Recent research from Tampere University in Finland confirmed that we have similar biological responses to eye contact over a video conference as we do when we look into the eyes of someone in person.
Specifically, your galvanic skin response, measuring arousal, is heightened when looking someone in the eye. In other words, you sweat more when you make eye contact with someone.
Interestingly, this reaction only happens in a videoconference when you think you are in a live conversation. If you believe you are watching a recording, then you don’t have the sweat response.
Muscles in your face also involuntarily twitch when you make eye contact over Zoom, the same way as when you are communicating in physical spaces. The sweat and muscle twitch responses are ways researchers know that you are having some kind of emotional response to the eye contact even though it’s only pixels on a screen.
Researchers have also shown that if you think you are watching a live video stream, you are more likely to pay attention to the speaker’s whole face, especially the eyes. However, if you are watching a recording, you will tend to fixate on someone’s mouth.
“Because gaze direction conveys so much socially relevant information, one’s own gaze behavior is likely to be affected by whether one’s eyes are visible to a speaker,” said Kleiman, first author. “For example, people may intend to signal that they are paying more attention to a speaker by fixating their face or eyes during a conversation. Conversely, extended eye contact also can be perceived as aggressive and therefore noticing one’s eyes could lead to reduced direct fixation of another’s face or eyes. Indeed, people engage in avoidant eye movements by periodically breaking and reforming eye contact during conversations.”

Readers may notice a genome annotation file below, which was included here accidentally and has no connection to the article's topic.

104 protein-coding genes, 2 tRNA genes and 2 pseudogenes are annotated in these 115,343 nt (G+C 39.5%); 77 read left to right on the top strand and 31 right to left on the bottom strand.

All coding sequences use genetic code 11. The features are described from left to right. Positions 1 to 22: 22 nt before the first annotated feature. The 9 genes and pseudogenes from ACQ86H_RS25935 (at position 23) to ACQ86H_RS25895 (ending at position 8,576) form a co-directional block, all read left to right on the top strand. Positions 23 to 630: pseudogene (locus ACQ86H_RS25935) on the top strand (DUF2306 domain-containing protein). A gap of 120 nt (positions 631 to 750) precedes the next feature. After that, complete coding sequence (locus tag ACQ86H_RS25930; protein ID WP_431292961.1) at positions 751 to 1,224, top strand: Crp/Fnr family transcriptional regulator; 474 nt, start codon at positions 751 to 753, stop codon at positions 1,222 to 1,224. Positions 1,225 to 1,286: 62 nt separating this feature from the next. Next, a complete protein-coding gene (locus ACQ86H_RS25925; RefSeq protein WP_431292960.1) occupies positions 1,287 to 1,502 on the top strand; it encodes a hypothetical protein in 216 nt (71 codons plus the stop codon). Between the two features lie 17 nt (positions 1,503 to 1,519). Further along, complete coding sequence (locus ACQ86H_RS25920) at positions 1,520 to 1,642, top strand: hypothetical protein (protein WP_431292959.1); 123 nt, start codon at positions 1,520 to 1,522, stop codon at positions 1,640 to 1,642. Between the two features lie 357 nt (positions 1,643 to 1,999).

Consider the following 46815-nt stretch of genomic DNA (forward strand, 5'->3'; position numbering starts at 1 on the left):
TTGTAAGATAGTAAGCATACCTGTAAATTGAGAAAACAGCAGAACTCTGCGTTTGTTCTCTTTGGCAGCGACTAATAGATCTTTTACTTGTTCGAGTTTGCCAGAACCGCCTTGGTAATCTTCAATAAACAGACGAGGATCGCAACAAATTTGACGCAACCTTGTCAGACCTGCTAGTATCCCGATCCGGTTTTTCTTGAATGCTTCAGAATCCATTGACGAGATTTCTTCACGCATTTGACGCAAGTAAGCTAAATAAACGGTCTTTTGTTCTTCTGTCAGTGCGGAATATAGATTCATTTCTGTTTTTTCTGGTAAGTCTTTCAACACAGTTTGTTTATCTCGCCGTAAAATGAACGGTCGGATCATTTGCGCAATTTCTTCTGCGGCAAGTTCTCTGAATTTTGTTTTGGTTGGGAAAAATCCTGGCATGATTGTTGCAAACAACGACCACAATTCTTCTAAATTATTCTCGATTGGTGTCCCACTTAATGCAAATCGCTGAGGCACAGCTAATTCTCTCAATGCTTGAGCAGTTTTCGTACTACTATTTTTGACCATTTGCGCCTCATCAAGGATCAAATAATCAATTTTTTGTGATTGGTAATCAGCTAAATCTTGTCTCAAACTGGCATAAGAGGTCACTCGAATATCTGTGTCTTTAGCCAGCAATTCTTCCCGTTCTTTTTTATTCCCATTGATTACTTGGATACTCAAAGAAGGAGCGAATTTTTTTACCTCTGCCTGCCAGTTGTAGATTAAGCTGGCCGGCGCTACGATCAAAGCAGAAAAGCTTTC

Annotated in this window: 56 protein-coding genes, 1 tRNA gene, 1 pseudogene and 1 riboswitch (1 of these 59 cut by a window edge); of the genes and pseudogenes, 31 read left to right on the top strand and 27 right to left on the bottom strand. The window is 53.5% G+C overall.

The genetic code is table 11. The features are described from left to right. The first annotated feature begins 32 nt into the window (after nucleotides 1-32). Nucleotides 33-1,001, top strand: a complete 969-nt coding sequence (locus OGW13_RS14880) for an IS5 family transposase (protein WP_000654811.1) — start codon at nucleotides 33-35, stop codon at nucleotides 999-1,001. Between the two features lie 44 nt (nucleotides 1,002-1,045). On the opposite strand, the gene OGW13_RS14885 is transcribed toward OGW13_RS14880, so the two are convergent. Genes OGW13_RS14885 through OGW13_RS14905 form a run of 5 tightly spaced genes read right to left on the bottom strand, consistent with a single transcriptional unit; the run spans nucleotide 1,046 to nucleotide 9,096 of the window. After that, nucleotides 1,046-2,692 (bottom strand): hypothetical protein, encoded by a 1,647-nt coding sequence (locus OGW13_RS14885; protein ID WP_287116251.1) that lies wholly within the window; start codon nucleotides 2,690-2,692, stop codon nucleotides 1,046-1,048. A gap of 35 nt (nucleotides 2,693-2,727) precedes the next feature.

I take this all to mean that eye contact in a videoconference is real as long as you believe it’s real.
Braco makes me sweat, is what I’m trying to say.
Videoconference calls can also disrupt eye contact because of something called parallax. The camera on your laptop or cell phone is usually at the edge of the screen. This positioning means if you are looking at the faces in a zoom window, you are not looking at your camera’s lens. To the other people in your meeting, you are looking away from them, so you avoid eye contact.
There are ways to mitigate this. The standard advice is to train yourself to stare into the camera lens when you are speaking. Unfortunately, this means you won’t be able to see the other meeting participants’ faces and reactions as you talk, defeating the purpose of a video chat.
Many people have constructed teleprompter-like boxes to correct for camera placement. These techniques seem cumbersome and also might make it difficult to collaborate on shared documents or engage in meetings with more than 2 participants.
You could also embed a camera inside the display and use small gaps in the screen to expose the lenses. This way, when you stare at the pixels on the screen, you are also looking into the camera. Samsung even has a patent for this technology (pdf). This approach would require significant tweaks to hardware to work, however.
Both Microsoft and Apple recently announced a different solution. The software uses computer vision and artificial intelligence techniques to digitally alter your face so that it appears you are looking directly into the camera, even when you are not.
Initially, Apple creepily named their system “FaceTime Attention Correction.”
We are already using lighting effects, beauty filters, and virtual backgrounds in video calls to present an alternate reality to others. However, I wonder if we are going too far allowing AIs to rewrite reality by changing a person’s gaze. This is concerning given how much we communicate through our eyes.
What makes for an authentic human interaction when we can’t trust what our own eyes are seeing and saying?
What is real anymore? I’ll ask Braco.
Rather, I’ll stare into his eyes for all the answers.
See you soon,
For people with blindness, video conferencing brings its unique challenges. Here are resources from the American Foundation for the Blind.
An Indonesian YouTuber has over 3 Million views of his staring into the camera for two hours. “You all can decide for yourself whether this video is useful or not. Have fun watching!” he joked.
Fascinating documentary about the making of The Artist is Present
Jamie Zigelbaum’s Doorway to the Soul (2015) “is a digital sculpture that displays the faces of mechanical turk workers as they are recorded. These workers are paid $0.25 to stare into their webcam for one minute.”
How could I not be listening to In Your Eyes by Peter Gabriel on repeat as I was writing this newsletter?
Additional Photo Credits